In a 2002 report on abuses against Pashtuns in northern Afghanistan, HRW documented “widespread looting and extortion of Pashtun communities” as well as “killings, rapes and abductions”. One of the report’s findings is crucial to understanding the nature of the anti-Pashtun activities in areas where Pashtuns are a minority, like in northern Afghanistan. The report points out that atrocities against Pashtuns “[took] place against the background of a legacy of Taliban atrocities”. [x] So it appears that non-Pashtun militants target Pashtun civilians in revenge against the Pashtun-dominated Taliban. Nevertheless, the goal to ‘ethnically cleanse’ Pashtuns from northern Afghanistan has discplaced tens ouf thousands of Pashtuns, who are now mostly sheltered in IDP camps around Kandahar. [x]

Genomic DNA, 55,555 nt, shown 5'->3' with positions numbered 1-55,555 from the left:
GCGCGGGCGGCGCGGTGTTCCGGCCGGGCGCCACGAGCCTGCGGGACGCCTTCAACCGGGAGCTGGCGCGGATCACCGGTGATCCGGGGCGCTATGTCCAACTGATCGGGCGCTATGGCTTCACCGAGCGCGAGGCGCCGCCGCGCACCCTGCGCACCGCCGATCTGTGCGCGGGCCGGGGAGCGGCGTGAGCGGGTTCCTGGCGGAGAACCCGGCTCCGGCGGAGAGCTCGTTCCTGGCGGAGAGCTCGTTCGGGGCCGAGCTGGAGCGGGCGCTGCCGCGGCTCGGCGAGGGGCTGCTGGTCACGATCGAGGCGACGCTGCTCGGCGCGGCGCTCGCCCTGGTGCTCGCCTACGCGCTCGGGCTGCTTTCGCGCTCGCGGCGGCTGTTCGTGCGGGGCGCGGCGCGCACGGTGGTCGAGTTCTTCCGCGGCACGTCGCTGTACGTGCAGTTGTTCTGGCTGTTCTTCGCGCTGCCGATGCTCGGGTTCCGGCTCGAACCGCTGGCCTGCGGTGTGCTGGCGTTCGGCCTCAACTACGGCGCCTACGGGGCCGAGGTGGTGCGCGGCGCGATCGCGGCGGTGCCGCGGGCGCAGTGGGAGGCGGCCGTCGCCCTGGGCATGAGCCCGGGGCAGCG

This notion of “privilege” that Pashtuns “supposedly have” completely ignores how Uzbek, Hazara and Tajik militants (Junbish-e Milli, Hizb-i Wahdat and the Northern Alliance) have raped, displaced, murdered and looted Pashtun civilians in northern Afghanistan for the past decade as “payback” for what the Taliban did to ethnic minorities. 14 year old Fatima was not “privileged” when she, her mother and her two sisters were targeted because they were Pashtun and then gang-raped by Dostum’s Uzbek militia for eight hours in Balkh [x]; the Pashtun women of Urozgan were not “privileged” when they were gang-raped by Hakim Shujoyi and his Hazara militia (they lash out in the wake of any Taliban violence against the Shia/Hazara minority), having their breasts ripped off with bare teeth while they were being raped [x]. Keep in mind that they were subjected to this because they were Pashtun.